4. Switch to the opposite leg and repeat the first three steps.

Dumbbell Lunges

If you’re determined to increase your leg muscle size and strength, then dumbbell lunges should be a fundamental part of your leg workout. Any type of lunge will help you achieve these goals, but the additional resistance that dumbbells provide kick things up a notch. Dumbbell lunges also help improve your balance, stability, and flexibility.

Dumbbell lunges essentially work your glutes, hamstrings, hips, calves, and quads. They also work your abdominal muscles and lower back because they help stabilize your body throughout the movement.

How to do it:

  1. Grab two dumbbells and hold them by your sides. Place your feet shoulder-width apart. Maintain a straight and relaxed back.
  2. Lunge your right leg forward. Your right hamstring should be parallel to the ground. Your left knee shouldn’t touch the floor. Hold the position for a second or two.
  3. Return to the starting position and repeat the movement with your left leg. Repeat to the desired number of repetitions (try three to four sets of 10 reps for each leg).

Reverse Dumbbell Lunges

The name of this exercise is a dead giveaway: reverse dumbbell lunges will have you lunging backward instead of forward.

Aside from giving a twist to regular lunges, reverse dumbbell lunges are a safer alternative for your knees since they don’t overstretch your legs. This exercise works your glutes, quads, Adductor Magnus, hamstrings, calves, abdominal muscles, and lower back.

How to do it:

  1. Grab a pair of dumbbells and stand upright with your knees slightly bent. Place the dumbbells by your sides. Maintain a shoulder-width stance and relaxed back.
  2. Lunge backward with your right leg. Your right knee shouldn’t touch the floor. Ensure your left hamstring is parallel to the ground. Hold the position for a second or two.
  3. Repeat step 2 with your left leg. Continue until you’ve reached the desired number of repetitions for each leg (ideally three to four sets of 10 reps for each leg).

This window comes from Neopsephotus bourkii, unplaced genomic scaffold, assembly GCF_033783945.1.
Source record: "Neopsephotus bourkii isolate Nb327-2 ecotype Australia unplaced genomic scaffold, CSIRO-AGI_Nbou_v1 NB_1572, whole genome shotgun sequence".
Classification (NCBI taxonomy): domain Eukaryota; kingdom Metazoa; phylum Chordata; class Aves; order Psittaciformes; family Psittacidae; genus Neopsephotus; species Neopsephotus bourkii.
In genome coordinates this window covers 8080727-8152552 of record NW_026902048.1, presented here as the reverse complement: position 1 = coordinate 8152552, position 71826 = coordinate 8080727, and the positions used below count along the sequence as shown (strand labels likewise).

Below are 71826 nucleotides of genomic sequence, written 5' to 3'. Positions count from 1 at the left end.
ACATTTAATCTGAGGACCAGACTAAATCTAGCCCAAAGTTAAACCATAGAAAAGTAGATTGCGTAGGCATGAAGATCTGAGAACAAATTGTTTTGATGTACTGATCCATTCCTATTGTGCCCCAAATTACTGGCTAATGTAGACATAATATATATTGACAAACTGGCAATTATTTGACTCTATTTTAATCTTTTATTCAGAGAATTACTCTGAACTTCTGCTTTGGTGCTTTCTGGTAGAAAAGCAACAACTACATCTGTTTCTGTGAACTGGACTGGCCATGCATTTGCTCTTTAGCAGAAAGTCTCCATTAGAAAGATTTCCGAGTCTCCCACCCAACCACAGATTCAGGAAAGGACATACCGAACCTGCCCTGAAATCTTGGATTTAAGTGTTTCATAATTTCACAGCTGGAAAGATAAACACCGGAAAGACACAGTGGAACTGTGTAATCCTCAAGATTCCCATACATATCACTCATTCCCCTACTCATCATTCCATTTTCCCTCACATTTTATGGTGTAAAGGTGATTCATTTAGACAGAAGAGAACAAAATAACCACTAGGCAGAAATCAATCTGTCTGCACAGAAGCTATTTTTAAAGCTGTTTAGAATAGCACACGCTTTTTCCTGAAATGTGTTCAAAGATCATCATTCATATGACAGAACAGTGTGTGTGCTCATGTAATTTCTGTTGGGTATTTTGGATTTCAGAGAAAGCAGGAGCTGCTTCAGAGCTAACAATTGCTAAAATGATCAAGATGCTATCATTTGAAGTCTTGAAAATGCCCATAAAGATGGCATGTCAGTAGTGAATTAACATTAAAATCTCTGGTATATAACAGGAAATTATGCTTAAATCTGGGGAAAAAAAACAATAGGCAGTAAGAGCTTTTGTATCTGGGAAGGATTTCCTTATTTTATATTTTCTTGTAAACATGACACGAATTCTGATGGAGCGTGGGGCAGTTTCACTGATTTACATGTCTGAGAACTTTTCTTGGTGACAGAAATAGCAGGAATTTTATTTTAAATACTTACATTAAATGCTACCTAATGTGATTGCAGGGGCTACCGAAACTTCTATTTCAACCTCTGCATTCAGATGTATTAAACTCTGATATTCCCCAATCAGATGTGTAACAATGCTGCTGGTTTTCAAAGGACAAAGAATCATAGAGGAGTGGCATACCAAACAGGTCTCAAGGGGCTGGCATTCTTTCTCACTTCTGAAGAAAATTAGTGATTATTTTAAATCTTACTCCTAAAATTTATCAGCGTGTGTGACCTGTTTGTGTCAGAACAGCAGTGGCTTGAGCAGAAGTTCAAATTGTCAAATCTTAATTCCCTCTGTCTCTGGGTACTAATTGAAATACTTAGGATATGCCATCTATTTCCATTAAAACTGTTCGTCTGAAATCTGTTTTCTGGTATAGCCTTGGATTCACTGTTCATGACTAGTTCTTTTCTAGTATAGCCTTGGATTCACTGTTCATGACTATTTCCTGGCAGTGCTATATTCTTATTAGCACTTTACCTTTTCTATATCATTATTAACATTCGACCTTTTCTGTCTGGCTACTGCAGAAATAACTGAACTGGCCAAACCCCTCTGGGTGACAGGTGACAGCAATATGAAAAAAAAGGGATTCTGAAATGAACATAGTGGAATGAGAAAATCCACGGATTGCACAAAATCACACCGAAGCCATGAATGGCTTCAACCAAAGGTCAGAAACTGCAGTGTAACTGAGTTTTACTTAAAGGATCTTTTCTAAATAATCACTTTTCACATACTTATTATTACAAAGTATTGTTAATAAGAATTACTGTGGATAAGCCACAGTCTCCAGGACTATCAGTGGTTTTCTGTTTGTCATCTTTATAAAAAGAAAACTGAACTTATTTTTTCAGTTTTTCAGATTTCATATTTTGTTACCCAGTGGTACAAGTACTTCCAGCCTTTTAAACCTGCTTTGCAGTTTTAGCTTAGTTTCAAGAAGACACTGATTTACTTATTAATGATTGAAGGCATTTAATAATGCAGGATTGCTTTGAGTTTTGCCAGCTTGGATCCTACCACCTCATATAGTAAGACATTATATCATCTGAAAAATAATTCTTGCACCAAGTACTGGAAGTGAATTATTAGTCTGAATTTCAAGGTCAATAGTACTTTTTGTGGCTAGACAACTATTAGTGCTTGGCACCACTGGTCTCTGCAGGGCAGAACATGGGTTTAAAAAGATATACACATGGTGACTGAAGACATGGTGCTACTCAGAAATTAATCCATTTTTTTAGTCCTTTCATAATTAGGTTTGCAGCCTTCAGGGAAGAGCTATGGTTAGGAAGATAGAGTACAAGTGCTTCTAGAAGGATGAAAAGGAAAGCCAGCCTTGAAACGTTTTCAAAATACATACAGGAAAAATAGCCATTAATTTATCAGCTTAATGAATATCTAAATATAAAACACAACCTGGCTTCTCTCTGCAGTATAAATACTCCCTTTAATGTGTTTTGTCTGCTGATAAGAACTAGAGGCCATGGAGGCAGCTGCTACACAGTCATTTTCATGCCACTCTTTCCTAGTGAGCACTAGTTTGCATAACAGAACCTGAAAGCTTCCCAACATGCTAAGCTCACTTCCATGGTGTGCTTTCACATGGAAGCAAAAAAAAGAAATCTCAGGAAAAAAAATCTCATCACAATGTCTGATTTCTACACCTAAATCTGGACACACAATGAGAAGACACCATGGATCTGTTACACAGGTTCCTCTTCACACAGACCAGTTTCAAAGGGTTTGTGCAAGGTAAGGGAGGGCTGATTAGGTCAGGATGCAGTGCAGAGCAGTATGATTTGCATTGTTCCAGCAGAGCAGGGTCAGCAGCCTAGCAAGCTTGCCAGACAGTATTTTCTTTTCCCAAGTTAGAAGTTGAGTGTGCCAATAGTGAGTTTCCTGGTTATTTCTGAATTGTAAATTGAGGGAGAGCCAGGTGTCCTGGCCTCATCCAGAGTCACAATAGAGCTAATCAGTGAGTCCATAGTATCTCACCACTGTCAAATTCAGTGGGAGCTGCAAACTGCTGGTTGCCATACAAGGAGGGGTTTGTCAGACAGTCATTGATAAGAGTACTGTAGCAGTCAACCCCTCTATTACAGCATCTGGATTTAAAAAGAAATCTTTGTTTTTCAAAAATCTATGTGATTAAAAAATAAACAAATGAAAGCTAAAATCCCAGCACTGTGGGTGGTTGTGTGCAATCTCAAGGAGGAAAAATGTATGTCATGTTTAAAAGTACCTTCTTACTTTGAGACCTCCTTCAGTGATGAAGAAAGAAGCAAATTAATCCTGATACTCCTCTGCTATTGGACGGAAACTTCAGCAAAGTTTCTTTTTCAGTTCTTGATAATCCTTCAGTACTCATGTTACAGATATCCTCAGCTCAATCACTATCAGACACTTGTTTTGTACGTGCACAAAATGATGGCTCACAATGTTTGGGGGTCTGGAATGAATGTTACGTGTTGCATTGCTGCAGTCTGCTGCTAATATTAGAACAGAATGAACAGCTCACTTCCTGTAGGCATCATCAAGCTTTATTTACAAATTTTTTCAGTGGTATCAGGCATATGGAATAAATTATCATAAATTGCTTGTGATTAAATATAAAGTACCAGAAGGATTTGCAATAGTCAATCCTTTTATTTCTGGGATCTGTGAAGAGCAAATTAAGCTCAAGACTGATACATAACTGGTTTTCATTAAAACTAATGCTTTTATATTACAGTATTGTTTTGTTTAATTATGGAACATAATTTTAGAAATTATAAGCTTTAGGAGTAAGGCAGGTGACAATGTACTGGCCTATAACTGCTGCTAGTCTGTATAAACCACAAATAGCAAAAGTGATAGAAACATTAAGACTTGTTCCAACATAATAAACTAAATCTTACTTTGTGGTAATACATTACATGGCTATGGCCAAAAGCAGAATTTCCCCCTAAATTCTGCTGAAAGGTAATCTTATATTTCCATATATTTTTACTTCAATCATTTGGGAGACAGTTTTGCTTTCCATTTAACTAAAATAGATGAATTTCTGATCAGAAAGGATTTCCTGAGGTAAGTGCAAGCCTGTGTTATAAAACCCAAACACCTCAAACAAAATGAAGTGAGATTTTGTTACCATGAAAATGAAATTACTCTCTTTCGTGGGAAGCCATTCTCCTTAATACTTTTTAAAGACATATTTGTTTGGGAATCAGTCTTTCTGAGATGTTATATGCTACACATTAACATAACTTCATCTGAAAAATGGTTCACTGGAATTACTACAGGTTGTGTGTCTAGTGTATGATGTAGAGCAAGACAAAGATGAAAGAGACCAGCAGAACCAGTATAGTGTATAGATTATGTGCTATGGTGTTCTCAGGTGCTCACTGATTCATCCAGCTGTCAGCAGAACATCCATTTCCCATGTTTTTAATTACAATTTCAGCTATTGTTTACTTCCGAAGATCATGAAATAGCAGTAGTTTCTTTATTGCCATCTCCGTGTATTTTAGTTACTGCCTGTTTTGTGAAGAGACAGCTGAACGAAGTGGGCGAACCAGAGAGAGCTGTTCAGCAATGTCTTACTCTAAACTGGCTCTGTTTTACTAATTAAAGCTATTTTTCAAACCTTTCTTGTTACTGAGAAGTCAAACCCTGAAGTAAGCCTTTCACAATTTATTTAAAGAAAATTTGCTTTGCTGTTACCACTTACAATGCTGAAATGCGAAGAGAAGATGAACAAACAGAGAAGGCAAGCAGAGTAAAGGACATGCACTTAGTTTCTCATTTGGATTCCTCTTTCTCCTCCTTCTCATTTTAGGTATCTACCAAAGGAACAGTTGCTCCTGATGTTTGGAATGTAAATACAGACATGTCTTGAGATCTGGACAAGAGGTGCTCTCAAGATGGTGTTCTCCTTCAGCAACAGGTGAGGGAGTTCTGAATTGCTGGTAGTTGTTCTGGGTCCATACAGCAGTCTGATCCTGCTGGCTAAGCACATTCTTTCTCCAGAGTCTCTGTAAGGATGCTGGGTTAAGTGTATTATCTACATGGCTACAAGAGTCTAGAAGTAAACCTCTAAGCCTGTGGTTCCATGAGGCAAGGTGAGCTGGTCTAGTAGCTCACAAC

Dumbbell Step-Ups

Dumbbell step-ups help develop functional movements such as stair climbing or stepping on an elevated platform. It’s a practical exercise that primarily develops your glutes and quads. Dumbbell step-ups also work your inner thigh muscles, hamstrings, calves, abdominal muscles, and lower back.

How to do it:

  1. Grab a pair of dumbbells and place them by your sides. Stand with your feet placed shoulder-width apart and slightly bend your knees.
  2. Step your right foot onto an elevated platform such as a flat bench, plyometric jump box, coffee table, or wooden box which allows your right hamstring and the right calf muscle to form a 90-degree angle. Once your right foot is firmly planted on the elevated platform, step your left foot on the platform. At this point, you should be standing in an upright position. Hold this for a second or two.
  3. Step down on the ground using your right foot followed by your left foot. Repeat the first two steps until you reach the desired number of repetitions (ideally three to four sets of 10 reps for each leg).

Dumbbell Deadlifts

Deadlifts are one of the most popular and powerful compound exercises of the Golden Era of Bodybuilding and even today. This variation of deadlifts targets your glutes, hamstrings, trapezius, lats, quads, calves, hips, and core muscles.

In terms of benefits, dumbbell deadlifts help you burn calories, improve your posture, and lower your risk for injury.

How to do it:

  1. Assume an imaginary sitting position. Your hamstrings should be parallel to the ground. Lean forward until your chest touches your knees. Plant your feet firmly on the floor while holding a pair of dumbbells (each dumbbell should touch the ground and be placed next to the corresponding foot).
  2. Push through your heels and then stand up. Squeeze your glutes at the top of the movement. Hold this position for a second or two.
  3. Slowly return to the starting position. Repeat to the desired number of repetitions (aim for three to four sets of 10 reps each).

Dumbbell Calf Raises

If you want prominent, muscular, and well-defined legs, calf training is a must. One of the first things people notice when they see your legs are your calf muscles. Make sure you develop this particular muscle group by doing dumbbell calf raises during your leg day.

How to do it:

  1. Grab a pair of dumbbells and place them by your sides. Stand with your feet placed shoulder-width apart and bend your knees slightly.
  2. Choose a slightly elevated platform such as a wooden plank or barbell plate. Place your toes on the platform. Your heels should remain on the ground.
  3. Exhale and raise your heels off the ground. Squeeze your calves at the top of the movement. Hold this position for a second or two before returning to the starting position.
  4. Repeat to the desired number of repetitions (aim for three to four sets of 10 reps each).

If you’re ready to develop a set of killer legs, try doing these leg exercises with Ironmaster’s Quick-Lock adjustable dumbbells. Our patented technology and superior construction make our dumbbells the safest in the industry. Get your pair of the world’s strongest adjustable dumbbells today!